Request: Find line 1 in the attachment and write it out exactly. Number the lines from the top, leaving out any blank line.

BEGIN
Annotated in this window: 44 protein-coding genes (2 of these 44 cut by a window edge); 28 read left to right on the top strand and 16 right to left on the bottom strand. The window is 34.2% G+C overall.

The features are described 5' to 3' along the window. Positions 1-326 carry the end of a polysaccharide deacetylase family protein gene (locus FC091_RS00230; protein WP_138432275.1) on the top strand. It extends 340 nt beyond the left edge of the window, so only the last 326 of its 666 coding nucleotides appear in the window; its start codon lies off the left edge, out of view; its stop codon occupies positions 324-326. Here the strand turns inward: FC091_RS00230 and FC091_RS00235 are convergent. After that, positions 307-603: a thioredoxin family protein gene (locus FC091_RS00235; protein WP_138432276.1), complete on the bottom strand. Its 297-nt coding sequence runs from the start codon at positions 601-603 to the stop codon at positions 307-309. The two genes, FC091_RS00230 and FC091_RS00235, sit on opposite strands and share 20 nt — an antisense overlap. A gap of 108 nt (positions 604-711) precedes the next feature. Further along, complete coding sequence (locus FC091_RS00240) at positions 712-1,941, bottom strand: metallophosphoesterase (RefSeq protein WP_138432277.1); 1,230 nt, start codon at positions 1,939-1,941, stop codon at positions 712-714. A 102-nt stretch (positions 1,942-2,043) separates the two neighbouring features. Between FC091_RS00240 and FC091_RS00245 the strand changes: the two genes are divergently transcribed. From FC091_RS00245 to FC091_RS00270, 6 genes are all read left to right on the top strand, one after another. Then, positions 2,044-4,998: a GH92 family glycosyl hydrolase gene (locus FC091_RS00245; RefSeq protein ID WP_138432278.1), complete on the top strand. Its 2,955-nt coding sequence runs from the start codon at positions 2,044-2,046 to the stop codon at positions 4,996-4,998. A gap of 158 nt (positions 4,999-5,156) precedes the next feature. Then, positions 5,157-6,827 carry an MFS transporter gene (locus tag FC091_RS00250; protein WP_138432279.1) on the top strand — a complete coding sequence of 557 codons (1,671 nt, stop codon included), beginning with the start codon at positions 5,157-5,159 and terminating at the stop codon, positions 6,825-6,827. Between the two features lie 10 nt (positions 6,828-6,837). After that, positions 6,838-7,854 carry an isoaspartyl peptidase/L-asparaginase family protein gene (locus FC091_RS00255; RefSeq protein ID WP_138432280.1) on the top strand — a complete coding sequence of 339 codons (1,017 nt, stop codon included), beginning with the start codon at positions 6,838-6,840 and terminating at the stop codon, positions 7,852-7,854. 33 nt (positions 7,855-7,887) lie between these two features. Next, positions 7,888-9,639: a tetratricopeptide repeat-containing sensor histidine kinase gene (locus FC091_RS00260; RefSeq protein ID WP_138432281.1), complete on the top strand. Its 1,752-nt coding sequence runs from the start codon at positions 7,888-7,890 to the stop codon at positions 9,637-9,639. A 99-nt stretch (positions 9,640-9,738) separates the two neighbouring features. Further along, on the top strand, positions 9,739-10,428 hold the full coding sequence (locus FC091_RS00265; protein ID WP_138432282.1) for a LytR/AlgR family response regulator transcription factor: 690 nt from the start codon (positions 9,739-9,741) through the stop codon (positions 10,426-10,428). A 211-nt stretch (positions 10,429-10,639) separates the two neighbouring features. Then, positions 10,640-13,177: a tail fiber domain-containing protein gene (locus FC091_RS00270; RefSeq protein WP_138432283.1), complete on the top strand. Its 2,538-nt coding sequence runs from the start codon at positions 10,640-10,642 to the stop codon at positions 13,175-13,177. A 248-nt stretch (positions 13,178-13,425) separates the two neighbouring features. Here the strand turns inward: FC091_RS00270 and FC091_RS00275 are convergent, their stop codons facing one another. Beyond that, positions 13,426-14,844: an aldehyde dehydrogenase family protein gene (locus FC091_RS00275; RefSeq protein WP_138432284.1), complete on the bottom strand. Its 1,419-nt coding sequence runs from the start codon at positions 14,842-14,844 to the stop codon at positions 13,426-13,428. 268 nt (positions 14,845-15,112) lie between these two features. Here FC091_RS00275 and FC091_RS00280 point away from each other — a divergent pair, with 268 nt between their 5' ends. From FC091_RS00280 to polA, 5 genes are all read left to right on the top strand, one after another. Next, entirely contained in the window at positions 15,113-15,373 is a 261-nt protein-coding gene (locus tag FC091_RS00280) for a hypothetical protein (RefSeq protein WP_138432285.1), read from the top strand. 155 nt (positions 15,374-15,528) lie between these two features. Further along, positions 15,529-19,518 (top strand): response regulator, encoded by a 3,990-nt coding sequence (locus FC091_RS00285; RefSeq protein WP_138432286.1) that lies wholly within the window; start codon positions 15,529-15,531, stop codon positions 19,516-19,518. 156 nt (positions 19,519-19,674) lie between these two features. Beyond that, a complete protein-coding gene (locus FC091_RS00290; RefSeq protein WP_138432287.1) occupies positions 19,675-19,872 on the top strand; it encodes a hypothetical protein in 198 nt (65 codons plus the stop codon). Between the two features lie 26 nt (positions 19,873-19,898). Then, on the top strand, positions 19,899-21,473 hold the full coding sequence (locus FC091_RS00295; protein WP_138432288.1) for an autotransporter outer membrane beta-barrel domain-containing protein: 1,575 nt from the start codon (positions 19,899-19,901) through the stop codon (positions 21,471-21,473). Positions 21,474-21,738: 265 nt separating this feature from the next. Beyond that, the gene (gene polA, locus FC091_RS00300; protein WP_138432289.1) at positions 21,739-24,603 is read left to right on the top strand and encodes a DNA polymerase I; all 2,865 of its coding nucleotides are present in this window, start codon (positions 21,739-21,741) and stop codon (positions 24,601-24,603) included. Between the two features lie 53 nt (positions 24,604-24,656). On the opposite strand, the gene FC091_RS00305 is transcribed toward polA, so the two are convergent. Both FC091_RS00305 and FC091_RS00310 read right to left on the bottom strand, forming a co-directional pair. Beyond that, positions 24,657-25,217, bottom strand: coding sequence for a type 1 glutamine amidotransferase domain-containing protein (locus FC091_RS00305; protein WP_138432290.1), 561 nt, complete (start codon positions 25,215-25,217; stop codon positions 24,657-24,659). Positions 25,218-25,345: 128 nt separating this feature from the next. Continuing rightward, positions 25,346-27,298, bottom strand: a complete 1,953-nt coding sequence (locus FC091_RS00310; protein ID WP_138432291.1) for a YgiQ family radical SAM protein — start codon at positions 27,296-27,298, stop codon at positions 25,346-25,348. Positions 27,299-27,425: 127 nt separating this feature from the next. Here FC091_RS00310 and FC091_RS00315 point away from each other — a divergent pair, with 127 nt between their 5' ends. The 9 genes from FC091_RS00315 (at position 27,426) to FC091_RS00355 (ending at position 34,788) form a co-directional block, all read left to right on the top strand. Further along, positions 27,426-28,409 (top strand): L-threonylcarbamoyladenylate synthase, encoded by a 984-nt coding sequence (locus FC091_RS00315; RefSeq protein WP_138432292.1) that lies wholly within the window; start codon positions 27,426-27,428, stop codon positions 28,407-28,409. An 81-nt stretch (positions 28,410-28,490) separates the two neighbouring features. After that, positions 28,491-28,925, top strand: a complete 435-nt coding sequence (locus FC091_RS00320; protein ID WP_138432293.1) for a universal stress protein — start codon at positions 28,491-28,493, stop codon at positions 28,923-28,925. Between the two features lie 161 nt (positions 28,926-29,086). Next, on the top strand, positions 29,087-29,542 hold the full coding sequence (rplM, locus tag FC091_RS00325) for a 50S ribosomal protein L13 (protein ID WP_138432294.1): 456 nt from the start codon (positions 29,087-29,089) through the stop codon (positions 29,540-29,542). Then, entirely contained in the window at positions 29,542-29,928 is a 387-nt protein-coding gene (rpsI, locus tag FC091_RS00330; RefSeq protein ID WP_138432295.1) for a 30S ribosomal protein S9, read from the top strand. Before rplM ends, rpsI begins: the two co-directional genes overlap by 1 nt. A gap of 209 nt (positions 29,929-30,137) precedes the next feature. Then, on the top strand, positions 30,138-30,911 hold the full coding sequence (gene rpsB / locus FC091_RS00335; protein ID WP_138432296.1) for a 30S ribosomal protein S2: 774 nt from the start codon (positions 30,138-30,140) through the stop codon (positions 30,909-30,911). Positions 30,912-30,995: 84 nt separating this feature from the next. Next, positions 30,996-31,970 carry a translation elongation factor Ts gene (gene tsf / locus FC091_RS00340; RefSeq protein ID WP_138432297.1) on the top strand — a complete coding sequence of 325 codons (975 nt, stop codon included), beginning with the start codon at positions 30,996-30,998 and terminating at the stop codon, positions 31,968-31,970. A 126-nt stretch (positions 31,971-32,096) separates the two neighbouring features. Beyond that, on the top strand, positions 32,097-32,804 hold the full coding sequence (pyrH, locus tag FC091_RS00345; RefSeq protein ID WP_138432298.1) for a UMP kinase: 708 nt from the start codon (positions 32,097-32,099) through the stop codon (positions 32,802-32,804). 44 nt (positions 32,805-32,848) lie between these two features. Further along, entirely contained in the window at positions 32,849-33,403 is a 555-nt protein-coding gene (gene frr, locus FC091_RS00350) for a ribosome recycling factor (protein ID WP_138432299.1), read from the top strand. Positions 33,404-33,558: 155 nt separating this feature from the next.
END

Annotated in this window: 44 protein-coding genes (2 of these 44 cut by a window edge); 28 read left to right on the top strand and 16 right to left on the bottom strand. The window is 34.2% G+C overall.